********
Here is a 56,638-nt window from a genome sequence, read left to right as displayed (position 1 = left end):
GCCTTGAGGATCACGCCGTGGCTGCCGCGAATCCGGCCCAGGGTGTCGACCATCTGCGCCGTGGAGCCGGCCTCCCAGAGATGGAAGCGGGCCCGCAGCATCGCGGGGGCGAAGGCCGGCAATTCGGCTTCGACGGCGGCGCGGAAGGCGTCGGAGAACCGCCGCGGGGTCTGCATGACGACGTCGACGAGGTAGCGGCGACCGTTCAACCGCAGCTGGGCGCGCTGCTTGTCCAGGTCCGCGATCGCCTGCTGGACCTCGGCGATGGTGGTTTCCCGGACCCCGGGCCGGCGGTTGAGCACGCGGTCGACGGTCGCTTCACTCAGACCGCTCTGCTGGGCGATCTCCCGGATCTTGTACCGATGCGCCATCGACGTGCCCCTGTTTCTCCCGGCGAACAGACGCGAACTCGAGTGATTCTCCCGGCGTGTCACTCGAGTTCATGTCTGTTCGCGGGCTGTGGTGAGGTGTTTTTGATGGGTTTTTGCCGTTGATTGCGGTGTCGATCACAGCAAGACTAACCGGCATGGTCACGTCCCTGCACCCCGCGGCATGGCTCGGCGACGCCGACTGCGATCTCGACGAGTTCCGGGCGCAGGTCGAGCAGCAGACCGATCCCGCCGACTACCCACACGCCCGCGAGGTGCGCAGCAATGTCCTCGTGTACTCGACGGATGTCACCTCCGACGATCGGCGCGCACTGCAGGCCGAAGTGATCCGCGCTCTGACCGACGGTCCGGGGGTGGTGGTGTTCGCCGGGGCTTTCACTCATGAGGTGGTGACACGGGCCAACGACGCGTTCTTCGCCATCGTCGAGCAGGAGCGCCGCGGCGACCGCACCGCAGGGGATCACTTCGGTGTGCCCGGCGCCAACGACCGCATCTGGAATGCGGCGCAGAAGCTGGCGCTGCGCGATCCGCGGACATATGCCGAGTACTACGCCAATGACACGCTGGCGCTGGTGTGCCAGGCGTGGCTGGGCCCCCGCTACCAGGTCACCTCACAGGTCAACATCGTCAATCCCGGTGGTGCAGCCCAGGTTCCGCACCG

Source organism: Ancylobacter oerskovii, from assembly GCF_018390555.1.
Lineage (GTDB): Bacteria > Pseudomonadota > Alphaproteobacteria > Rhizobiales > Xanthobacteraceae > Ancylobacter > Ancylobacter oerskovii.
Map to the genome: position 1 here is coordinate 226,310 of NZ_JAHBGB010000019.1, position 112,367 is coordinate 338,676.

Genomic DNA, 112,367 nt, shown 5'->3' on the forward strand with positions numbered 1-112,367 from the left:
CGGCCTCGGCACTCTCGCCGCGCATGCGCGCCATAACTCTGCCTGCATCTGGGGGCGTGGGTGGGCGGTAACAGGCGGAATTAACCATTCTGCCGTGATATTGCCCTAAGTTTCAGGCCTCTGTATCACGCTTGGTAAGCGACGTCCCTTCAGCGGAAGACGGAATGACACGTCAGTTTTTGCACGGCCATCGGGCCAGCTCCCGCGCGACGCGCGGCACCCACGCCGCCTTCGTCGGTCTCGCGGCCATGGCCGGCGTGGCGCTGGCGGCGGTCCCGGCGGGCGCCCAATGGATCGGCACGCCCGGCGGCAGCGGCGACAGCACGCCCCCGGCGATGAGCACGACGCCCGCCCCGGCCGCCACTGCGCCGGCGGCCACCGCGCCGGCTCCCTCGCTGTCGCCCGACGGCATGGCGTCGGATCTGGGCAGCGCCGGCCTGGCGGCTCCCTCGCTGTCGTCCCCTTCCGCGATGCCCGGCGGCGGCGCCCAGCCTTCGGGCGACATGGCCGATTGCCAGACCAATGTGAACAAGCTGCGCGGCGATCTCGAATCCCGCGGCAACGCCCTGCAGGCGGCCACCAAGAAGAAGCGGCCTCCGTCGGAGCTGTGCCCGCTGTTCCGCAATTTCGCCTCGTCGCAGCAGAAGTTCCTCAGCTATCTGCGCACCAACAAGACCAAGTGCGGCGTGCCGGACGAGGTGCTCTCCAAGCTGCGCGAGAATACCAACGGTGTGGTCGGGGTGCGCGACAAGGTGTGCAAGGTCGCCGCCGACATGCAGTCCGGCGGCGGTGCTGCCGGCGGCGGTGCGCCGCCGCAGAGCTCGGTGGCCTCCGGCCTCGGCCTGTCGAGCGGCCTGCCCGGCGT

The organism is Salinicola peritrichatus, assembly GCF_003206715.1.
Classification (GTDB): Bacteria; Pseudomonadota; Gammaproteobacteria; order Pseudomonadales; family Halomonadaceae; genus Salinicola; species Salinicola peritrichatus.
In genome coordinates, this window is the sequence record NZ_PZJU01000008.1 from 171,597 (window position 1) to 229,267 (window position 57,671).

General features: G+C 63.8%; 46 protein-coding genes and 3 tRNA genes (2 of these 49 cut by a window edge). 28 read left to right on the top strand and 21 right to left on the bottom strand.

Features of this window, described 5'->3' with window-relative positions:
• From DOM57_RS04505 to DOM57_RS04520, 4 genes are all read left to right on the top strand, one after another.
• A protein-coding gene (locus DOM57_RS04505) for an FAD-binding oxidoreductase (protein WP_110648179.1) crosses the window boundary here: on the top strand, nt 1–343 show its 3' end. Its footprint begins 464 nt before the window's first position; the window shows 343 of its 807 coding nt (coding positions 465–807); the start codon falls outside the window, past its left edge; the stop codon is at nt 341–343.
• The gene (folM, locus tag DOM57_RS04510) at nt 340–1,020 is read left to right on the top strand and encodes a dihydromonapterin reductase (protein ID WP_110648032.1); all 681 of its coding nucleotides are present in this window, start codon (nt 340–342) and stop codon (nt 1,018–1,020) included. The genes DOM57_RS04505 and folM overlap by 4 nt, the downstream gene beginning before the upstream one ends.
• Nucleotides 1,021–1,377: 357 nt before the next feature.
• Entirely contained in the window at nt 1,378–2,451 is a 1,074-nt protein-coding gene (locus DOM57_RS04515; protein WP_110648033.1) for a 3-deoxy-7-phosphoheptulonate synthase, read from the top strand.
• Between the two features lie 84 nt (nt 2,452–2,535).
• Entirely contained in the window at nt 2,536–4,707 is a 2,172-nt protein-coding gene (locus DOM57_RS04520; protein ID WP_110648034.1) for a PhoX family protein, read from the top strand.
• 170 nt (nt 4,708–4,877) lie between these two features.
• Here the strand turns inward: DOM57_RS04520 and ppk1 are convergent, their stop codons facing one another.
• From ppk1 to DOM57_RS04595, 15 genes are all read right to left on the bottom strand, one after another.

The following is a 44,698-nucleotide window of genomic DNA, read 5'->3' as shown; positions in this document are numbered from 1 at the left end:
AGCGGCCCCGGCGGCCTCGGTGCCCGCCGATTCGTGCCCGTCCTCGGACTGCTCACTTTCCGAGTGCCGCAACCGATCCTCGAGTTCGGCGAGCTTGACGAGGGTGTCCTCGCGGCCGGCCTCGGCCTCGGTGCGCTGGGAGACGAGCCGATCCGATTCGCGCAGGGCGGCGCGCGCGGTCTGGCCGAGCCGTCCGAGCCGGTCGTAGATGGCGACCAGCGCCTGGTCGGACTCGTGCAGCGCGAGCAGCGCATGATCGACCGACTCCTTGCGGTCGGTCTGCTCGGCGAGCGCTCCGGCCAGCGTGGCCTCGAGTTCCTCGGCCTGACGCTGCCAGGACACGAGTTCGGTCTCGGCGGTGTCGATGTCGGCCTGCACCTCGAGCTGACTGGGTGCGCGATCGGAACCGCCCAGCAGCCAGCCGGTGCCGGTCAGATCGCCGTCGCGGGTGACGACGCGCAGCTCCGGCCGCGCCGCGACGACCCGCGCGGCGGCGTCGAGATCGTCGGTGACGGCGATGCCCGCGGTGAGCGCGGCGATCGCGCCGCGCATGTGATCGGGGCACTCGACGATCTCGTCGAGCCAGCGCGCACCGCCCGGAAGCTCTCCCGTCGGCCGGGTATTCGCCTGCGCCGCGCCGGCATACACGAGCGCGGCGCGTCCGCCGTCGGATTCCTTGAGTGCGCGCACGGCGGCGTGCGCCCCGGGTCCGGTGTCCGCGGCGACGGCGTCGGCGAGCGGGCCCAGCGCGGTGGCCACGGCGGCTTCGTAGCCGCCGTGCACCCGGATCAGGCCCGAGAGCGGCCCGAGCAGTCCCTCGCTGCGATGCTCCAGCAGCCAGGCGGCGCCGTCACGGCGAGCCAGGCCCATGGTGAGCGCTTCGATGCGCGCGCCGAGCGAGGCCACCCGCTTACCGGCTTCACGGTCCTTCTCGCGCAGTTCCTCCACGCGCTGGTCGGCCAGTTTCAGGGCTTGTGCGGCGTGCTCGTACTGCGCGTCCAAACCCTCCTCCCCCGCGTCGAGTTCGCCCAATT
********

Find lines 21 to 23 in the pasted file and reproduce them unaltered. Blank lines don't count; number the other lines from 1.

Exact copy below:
• Here the strand turns inward: DOM57_RS04520 and ppk1 are convergent, their stop codons facing one another.
• From ppk1 to DOM57_RS04595, 15 genes are all read right to left on the bottom strand, one after another.

The following is a 44,698-nucleotide window of genomic DNA, read 5'->3' as shown; positions in this document are numbered from 1 at the left end: